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In political discussions, oftentimes moral beliefs are assumed as a deciding factor for one’s political affiliation. A new study, however, suggests the opposite may be true.
According to a team of researchers at Penn State University, political affiliation may shape one’s moral belief system, impelling behavior and actions that gravitate towards a political party. The results were released in the American Journal of Political Science.
To reach these results, researchers analyzed the data of over 2,000 participants from two-panel studies and one nationally representative study. During the study, the participants were given questionnaires to assess their varying beliefs on morality: authority, care, fairness, loyalty, and purity.
In past research, it’s been theorized that moral judgments lead the path toward political affiliation. However, the new findings suggest that political attitudes may actually shape one’s moral intuitions.
Peter Hatemi, the study’s lead author, writes: “Prior theoretical models suggest the opposite causal path, that is, that moral judgments are driven by political beliefs.”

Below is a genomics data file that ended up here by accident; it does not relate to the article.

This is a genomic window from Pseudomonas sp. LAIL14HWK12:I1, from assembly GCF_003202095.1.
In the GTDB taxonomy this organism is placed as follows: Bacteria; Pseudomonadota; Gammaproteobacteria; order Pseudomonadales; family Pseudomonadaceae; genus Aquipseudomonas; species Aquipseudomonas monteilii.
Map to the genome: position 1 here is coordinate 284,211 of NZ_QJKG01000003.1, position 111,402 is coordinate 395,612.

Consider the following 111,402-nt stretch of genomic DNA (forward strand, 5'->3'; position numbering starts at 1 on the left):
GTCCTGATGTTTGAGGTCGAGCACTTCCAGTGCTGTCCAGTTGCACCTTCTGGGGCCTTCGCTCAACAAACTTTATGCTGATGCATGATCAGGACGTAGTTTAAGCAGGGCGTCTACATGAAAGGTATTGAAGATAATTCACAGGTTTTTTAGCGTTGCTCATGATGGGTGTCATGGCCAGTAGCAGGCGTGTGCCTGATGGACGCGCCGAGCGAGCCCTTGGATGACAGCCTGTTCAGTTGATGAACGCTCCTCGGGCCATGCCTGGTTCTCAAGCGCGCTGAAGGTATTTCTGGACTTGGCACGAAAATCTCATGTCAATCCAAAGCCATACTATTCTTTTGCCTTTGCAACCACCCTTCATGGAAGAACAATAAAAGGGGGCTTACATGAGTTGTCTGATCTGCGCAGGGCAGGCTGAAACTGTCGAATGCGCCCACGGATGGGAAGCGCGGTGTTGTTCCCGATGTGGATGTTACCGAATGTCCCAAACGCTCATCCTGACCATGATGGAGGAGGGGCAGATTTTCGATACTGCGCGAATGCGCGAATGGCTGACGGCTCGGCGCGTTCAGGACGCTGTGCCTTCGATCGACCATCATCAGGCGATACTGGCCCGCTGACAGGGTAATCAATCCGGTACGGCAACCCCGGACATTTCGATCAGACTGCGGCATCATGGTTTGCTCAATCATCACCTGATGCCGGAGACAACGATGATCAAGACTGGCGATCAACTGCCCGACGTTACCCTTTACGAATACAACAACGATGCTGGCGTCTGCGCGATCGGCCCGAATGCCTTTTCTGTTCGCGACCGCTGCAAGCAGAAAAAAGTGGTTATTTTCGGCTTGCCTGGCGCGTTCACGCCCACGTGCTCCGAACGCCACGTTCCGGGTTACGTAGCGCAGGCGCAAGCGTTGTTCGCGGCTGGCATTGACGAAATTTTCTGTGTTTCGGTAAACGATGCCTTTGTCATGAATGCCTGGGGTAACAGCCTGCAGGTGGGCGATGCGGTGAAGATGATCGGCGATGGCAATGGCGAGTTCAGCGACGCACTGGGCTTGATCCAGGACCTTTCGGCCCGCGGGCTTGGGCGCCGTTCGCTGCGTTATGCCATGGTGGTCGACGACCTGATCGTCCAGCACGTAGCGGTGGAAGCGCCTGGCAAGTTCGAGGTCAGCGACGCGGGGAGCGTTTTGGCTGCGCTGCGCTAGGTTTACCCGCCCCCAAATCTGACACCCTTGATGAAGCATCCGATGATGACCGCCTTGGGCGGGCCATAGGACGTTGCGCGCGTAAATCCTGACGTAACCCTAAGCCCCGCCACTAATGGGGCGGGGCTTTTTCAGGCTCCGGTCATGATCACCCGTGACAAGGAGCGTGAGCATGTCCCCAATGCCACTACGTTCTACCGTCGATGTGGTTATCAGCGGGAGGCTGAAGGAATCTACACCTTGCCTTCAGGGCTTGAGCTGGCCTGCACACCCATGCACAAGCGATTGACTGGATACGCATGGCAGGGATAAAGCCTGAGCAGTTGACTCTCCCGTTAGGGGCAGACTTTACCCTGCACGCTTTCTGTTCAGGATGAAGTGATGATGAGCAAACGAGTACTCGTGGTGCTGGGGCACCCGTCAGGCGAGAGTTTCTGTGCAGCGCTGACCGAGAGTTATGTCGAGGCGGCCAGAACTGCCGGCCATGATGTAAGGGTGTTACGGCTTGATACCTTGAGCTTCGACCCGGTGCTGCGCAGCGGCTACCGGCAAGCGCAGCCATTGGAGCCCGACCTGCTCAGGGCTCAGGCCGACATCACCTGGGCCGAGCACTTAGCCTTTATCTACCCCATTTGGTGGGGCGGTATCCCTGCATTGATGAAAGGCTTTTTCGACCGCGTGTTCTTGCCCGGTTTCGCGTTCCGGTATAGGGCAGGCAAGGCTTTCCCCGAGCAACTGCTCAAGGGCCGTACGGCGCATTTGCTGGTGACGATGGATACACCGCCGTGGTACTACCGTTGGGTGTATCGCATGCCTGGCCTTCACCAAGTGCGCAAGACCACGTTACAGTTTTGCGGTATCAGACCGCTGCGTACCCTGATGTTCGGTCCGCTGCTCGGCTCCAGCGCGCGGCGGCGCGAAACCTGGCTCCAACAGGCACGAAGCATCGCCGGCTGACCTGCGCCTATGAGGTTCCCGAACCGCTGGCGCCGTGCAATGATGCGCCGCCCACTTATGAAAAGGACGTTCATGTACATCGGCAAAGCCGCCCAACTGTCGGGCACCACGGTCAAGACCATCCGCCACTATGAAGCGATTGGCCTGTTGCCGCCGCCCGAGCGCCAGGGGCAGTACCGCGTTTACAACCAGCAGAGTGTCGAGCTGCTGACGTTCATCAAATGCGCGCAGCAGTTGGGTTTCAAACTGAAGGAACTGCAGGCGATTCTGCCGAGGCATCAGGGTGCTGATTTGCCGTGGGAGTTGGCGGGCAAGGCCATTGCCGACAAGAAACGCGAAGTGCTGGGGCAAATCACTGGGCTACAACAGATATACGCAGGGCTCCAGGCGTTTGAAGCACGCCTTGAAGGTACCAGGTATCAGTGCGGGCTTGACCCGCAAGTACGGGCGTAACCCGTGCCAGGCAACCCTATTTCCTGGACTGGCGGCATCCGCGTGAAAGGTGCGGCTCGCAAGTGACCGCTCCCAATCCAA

“So do moral intuitions drive political beliefs or do political beliefs drive moral intuitions?”
Based on the findings, researchers determined that political ideology was up to three times greater at predicting moral foundations, in which attitudes towards a political affiliation were more consistent over time compared to moral intuitions.
“No amount of information will change an ideologue,” Hatemi stated. “But for people who are more open politically, they can use this information and use it to help them think about their thoughts and decisions a little better.”
As a whole, the new findings provide a new outlook as to the implications political beliefs may have on what we judge as either wrong or right.
“People can be so passionate about political issues, and sometimes these are issues that don’t affect them directly. Why is that? The moral foundations theory suggests that we maybe we have these deep-seated moral compasses that are driving these beliefs, so we wanted to see if that was true.”